Given that our Capitol has over the past few decades turned into the world’s most elaborate reality show set, it’s understandable that members would be thinking about how to extract political advantage from the upcoming episodes.

Too bad for them that the old gimmicks don’t work anymore. Voters’ political attitudes have hardened to such a degree that almost nothing seems to change the toplines. In the old days, a major strike against Iran or an impeachment or a big trade deal would have major effects on public opinion. Now, almost nothing seems to break through.

And you can’t blame voters. They’re not here for the groundhog’s forecast anymore, they just want to see the spectacle.

THE RULEBOOK: YUUUUUP
“Ingratitude is a common topic of declamation against human nature; and it must be confessed that instances of it are but too frequent and flagrant, both in public and in private life. But the universal and extreme indignation which it inspires is itself a proof of the energy and prevalence of the contrary sentiment.” – Alexander Hamilton or James MadisonFederalist No. 57

TIME OUT: RUN FOR YOUR LIVES?
Smithsonian: “In Michael Levin’s laboratory at Tufts University, cells can expect to find themselves in unusual company. Here, the precursors of frog skin sidle up to cells that, in another life, might have helped an amphibian’s heartbeat. They’re perfect strangers: biological entities that, up until this point, had no business being together. And yet, Levin and his colleagues have found that skin cells and heart cells can be coaxed into coalescing. Placed side by side, they will self-organize into intricate, three-dimensional mosaics of frog cells that aren’t actually frogs. Designed by a computer algorithm and surgically shaped by human hands, these skin-heart hybrids, each roughly the size of a grain of sand, don’t resemble anything found in nature. But the tasks they accomplish are eerily familiar: Without any external input, they can zoom around Petri dishes, push microscopic objects to and fro, and even stitch themselves back together after being cut.”

Flag on the play? – Email us at HALFTIMEREPORT@FOXNEWS.COM with your tips, comments or questions.

SCOREBOARD
DEMOCRATIC 2020 POWER RANKING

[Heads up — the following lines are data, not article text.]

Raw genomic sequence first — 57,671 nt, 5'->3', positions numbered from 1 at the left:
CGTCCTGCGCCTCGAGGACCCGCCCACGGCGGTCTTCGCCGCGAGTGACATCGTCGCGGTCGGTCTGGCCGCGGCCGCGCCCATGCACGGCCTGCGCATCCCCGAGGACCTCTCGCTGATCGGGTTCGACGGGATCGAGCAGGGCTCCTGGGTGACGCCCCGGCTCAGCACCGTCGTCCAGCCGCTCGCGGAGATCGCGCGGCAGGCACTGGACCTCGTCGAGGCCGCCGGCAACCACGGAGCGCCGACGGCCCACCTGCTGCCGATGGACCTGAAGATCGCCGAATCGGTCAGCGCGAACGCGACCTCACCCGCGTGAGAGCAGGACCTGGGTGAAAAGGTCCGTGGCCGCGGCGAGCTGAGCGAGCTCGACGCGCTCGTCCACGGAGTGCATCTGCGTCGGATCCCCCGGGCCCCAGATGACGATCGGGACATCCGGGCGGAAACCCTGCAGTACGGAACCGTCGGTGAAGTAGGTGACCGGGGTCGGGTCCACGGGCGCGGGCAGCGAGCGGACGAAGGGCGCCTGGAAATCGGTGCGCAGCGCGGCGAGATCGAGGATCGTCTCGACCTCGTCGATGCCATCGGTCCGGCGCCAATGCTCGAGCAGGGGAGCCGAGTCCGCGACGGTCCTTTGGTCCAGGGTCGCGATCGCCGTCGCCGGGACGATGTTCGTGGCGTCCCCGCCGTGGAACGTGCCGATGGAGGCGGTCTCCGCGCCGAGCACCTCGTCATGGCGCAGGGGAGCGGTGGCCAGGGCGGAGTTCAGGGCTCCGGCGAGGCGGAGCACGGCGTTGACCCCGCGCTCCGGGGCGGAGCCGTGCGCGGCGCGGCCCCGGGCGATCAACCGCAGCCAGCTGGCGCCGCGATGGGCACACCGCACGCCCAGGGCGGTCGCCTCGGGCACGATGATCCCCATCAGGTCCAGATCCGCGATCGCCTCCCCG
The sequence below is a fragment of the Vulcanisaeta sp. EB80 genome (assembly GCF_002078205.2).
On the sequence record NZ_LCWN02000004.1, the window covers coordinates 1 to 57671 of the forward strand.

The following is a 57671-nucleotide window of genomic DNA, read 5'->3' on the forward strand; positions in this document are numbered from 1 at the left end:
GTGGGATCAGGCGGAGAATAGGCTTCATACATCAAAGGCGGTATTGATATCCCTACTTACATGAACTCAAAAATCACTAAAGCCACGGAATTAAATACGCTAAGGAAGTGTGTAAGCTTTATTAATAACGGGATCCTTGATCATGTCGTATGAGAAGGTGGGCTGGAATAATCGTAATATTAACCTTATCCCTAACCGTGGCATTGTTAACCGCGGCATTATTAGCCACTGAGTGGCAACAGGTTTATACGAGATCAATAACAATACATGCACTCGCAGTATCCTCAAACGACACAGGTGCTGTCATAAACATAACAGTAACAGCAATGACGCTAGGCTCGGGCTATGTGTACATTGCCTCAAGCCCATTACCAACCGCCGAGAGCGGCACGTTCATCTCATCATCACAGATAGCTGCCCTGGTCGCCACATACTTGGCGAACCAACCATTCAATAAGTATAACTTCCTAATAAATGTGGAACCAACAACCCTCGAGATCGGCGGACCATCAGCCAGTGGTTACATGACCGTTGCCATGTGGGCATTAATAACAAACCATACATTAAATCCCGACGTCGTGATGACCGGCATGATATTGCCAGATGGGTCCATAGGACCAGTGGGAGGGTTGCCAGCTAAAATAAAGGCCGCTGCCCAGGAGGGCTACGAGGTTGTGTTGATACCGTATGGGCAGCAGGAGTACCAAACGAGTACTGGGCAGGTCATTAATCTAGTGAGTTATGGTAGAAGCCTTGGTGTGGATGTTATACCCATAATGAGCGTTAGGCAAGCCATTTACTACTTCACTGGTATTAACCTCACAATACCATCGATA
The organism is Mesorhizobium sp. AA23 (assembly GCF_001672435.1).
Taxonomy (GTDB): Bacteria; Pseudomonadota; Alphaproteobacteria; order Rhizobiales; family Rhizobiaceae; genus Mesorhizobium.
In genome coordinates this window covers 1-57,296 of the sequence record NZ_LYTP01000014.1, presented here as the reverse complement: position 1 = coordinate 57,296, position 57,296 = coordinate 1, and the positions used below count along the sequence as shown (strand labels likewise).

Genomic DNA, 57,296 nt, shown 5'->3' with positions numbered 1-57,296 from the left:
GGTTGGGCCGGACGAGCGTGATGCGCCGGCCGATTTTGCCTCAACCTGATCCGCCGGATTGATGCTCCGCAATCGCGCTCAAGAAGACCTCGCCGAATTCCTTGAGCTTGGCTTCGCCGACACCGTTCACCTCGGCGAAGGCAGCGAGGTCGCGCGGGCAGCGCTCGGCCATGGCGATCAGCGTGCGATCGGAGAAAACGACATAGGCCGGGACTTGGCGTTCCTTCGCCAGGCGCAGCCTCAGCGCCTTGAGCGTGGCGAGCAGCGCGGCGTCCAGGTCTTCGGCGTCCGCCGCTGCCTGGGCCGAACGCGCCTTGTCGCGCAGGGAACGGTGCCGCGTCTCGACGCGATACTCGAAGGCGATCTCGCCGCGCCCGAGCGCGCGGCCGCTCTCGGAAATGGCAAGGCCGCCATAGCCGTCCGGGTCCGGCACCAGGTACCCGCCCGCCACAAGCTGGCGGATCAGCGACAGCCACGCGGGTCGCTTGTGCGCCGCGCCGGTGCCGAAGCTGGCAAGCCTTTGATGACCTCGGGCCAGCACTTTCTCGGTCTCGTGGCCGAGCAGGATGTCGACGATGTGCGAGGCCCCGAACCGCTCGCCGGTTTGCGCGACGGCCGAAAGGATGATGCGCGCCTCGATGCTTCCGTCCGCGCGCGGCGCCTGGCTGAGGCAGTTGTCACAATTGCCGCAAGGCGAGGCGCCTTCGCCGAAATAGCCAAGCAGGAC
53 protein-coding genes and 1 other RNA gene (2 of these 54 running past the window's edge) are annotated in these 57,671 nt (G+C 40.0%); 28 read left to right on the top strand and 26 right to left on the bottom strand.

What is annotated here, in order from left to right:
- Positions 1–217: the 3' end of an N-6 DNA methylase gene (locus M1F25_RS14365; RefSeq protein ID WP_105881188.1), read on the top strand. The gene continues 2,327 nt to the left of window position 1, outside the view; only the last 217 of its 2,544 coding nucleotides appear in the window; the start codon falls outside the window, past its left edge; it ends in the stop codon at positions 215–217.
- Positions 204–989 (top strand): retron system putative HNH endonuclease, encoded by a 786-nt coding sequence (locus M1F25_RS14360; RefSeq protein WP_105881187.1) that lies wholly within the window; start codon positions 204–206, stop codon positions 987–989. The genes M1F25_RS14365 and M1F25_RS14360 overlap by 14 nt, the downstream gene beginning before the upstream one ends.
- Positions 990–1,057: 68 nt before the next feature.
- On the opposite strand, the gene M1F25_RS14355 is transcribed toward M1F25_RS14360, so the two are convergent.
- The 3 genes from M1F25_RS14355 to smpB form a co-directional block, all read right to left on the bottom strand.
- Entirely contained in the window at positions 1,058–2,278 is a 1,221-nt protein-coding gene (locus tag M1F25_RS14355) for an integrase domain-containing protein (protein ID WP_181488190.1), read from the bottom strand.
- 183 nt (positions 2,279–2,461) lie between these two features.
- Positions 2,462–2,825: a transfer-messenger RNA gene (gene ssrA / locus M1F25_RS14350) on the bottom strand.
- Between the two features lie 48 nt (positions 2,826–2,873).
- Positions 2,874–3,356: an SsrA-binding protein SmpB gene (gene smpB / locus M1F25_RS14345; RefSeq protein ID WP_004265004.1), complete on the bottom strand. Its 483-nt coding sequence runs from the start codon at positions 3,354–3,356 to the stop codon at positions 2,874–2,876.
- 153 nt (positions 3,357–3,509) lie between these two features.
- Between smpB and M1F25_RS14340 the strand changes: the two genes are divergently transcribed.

Biden: 25.6 points (↓ 0.6 points from last wk.)
Sanders: 17.8 points (↓ 0.8 points from last wk.)
Warren: 16.6 points (↑ 0.4 points from last wk.)
Buttigieg: 8.4 points (↓ 1 point from last wk.)
Bloomberg: 5.6 points (↑ 0.4 points from last wk.)
[Averages include: Quinnipiac University, IBD, NBC News/WSJ, CNN and USA Today/Suffolk University.]

TRUMP JOB PERFORMANCE 
Average approval: 43.2 percent
Average disapproval: 52.4 percent
Net Score: -9.2 percent
Change from one week ago: ↓ 1.6 points
[Average includes: NPR/PBS/Marist: 42% approve – 53% disapprove; Quinnipiac University: 43% approve – 52% disapprove; IBD: 43% approve – 51% disapprove; NBC/WSJ: 44% approve – 54% disapprove; CNN: 44% approve – 52% disapprove.]

WANT MORE HALFTIME REPORT? 
You can join Chris and Brianna every day on Fox Nation. Go behind-the-scenes of your favorite political note as they go through the must-read headlines of the day right from their office – with plenty of personality. Click here to sign up and watch!

UNFINISHED BUSINESS FOR BERNIE, WARREN AFTER DEBATE
NYT: “After nearly an hour, the question that progressives had been fearing finally arrived. Senator Bernie Sanders laughed. Senator Elizabeth Warren did not. ‘I didn’t say it,’ Mr. Sanders insisted, with Ms. Warren turning his way, as he denied her explosive account that he told her privately in 2018 that a woman could not win the presidency. ‘Bernie is my friend,’ Ms. Warren replied firmly, disputing his memory, ‘and I am not here to try and fight with Bernie. But, look, this question about whether or not a woman can be president has been raised and it’s time for us to attack it head-on.’ All through this Democratic primary, voters have worried aloud about the thorny subject of electability, wondering if a woman — even a woman they might support — would be able to defeat President Trump. In her exchange with Mr. Sanders on Tuesday, Ms. Warren hoped to turn the issue on its head, noting that of all those onstage, only the women, Ms. Warren and Senator Amy Klobuchar of Minnesota, had won all of their major elections and later observing that the party’s success in the 2018 midterms was powered largely by female candidates and voters.”

John Harris: Democrats take a walk on the mild side – Politico: “It was not that the CNN/Des Moines Register debate on the campus of Drake University was necessarily bad. But most of the dynamics on display were familiar — as in, very familiar — in ways that evidently suited the candidates’ interests in staying safe but also seemed to challenge the basic theory of the officially sanctioned Democratic National Committee debate schedule. This was the seventh debate since last summer, and the last before the Feb. 3 Iowa caucuses. At least as I understood the hypothesis, the gradually rising thresholds to qualify for the debate stage — six candidates this time compared with 20 over two nights at the first encounter last June — would replace the historic role of early-state voting in winnowing the field and clarifying the race. It is true that the field has been winnowed, but it’s hardly clear that electrifying debate moments along the way have played that big a role.”